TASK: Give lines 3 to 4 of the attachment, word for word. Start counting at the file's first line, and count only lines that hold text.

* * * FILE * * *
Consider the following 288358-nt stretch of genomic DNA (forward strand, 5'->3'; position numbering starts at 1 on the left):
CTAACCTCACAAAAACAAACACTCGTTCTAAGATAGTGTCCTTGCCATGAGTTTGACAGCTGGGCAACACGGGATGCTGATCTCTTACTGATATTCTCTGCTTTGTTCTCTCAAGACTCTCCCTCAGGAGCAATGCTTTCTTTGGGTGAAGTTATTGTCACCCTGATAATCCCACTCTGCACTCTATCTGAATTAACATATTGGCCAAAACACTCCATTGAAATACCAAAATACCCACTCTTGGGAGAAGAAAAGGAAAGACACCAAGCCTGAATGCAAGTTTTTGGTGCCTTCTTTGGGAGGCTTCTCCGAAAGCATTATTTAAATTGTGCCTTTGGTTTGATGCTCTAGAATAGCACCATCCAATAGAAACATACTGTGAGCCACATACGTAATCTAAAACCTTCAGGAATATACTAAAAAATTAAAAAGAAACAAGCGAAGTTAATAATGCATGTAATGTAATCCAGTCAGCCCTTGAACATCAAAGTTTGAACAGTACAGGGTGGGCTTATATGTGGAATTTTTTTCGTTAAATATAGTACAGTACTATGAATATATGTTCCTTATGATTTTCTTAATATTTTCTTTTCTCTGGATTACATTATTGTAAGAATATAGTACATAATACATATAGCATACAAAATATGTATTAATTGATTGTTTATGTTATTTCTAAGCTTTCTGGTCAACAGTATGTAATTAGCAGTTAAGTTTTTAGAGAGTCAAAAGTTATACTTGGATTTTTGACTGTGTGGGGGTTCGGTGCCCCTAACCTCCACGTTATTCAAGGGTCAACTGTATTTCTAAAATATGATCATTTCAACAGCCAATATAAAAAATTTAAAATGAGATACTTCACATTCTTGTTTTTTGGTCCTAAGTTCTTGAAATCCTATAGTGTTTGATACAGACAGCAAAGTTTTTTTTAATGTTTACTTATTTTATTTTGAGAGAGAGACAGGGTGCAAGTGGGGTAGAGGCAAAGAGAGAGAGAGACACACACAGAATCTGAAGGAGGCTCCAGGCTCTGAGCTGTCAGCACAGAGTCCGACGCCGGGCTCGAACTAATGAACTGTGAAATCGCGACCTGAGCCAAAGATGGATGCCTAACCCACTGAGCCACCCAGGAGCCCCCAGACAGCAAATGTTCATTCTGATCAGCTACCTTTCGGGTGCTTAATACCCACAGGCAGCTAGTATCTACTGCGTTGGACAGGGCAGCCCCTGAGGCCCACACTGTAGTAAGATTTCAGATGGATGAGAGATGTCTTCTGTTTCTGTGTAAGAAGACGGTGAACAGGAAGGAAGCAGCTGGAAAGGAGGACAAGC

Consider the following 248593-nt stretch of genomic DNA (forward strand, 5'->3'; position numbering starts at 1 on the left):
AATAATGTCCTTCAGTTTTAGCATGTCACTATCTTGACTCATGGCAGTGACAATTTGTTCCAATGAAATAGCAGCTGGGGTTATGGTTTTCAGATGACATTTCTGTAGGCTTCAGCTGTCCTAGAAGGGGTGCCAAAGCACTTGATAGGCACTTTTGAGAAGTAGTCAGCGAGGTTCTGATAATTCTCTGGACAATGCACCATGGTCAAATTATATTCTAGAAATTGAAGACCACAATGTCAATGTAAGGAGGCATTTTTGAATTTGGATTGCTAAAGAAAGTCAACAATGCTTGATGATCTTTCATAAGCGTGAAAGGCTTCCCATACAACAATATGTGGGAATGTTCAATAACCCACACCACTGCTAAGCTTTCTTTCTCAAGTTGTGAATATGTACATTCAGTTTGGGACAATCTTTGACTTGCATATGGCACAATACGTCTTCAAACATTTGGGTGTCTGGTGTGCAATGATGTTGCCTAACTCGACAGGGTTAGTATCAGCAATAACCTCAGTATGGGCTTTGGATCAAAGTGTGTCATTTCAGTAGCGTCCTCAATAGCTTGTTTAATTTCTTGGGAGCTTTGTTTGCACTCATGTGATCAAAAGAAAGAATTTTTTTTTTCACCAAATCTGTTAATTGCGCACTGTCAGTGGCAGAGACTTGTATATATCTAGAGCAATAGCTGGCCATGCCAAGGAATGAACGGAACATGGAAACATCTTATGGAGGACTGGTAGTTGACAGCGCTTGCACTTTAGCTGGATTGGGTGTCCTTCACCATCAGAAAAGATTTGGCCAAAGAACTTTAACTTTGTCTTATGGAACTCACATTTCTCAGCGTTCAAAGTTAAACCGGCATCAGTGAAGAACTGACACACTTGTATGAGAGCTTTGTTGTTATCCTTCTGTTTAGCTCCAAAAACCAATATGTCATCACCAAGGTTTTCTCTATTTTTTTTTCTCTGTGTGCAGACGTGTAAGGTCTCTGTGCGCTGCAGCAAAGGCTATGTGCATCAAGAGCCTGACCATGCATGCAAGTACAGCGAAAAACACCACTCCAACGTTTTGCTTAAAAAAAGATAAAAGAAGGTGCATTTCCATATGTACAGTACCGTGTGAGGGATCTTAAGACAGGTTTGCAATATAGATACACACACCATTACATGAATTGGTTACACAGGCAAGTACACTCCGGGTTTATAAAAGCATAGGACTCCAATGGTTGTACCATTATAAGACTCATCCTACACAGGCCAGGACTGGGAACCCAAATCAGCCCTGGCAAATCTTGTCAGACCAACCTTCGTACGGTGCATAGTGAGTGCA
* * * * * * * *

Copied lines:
Consider the following 248593-nt stretch of genomic DNA (forward strand, 5'->3'; position numbering starts at 1 on the left):
AATAATGTCCTTCAGTTTTAGCATGTCACTATCTTGACTCATGGCAGTGACAATTTGTTCCAATGAAATAGCAGCTGGGGTTATGGTTTTCAGATGACATTTCTGTAGGCTTCAGCTGTCCTAGAAGGGGTGCCAAAGCACTTGATAGGCACTTTTGAGAAGTAGTCAGCGAGGTTCTGATAATTCTCTGGACAATGCACCATGGTCAAATTATATTCTAGAAATTGAAGACCACAATGTCAATGTAAGGAGGCATTTTTGAATTTGGATTGCTAAAGAAAGTCAACAATGCTTGATGATCTTTCATAAGCGTGAAAGGCTTCCCATACAACAATATGTGGGAATGTTCAATAACCCACACCACTGCTAAGCTTTCTTTCTCAAGTTGTGAATATGTACATTCAGTTTGGGACAATCTTTGACTTGCATATGGCACAATACGTCTTCAAACATTTGGGTGTCTGGTGTGCAATGATGTTGCCTAACTCGACAGGGTTAGTATCAGCAATAACCTCAGTATGGGCTTTGGATCAAAGTGTGTCATTTCAGTAGCGTCCTCAATAGCTTGTTTAATTTCTTGGGAGCTTTGTTTGCACTCATGTGATCAAAAGAAAGAATTTTTTTTTTCACCAAATCTGTTAATTGCGCACTGTCAGTGGCAGAGACTTGTATATATCTAGAGCAATAGCTGGCCATGCCAAGGAATGAACGGAACATGGAAACATCTTATGGAGGACTGGTAGTTGACAGCGCTTGCACTTTAGCTGGATTGGGTGTCCTTCACCATCAGAAAAGATTTGGCCAAAGAACTTTAACTTTGTCTTATGGAACTCACATTTCTCAGCGTTCAAAGTTAAACCGGCATCAGTGAAGAACTGACACACTTGTATGAGAGCTTTGTTGTTATCCTTCTGTTTAGCTCCAAAAACCAATATGTCATCACCAAGGTTTTCTCTATTTTTTTTTCTCTGTGTGCAGACGTGTAAGGTCTCTGTGCGCTGCAGCAAAGGCTATGTGCATCAAGAGCCTGACCATGCATGCAAGTACAGCGAAAAACACCACTCCAACGTTTTGCTTAAAAAAAGATAAAAGAAGGTGCATTTCCATATGTACAGTACCGTGTGAGGGATCTTAAGACAGGTTTGCAATATAGATACACACACCATTACATGAATTGGTTACACAGGCAAGTACACTCCGGGTTTATAAAAGCATAGGACTCCAATGGTTGTACCATTATAAGACTCATCCTACACAGGCCAGGACTGGGAACCCAAATCAGCCCTGGCAAATCTTGTCAGACCAACCTTCGTACGGTGCATAGTGAGTGCA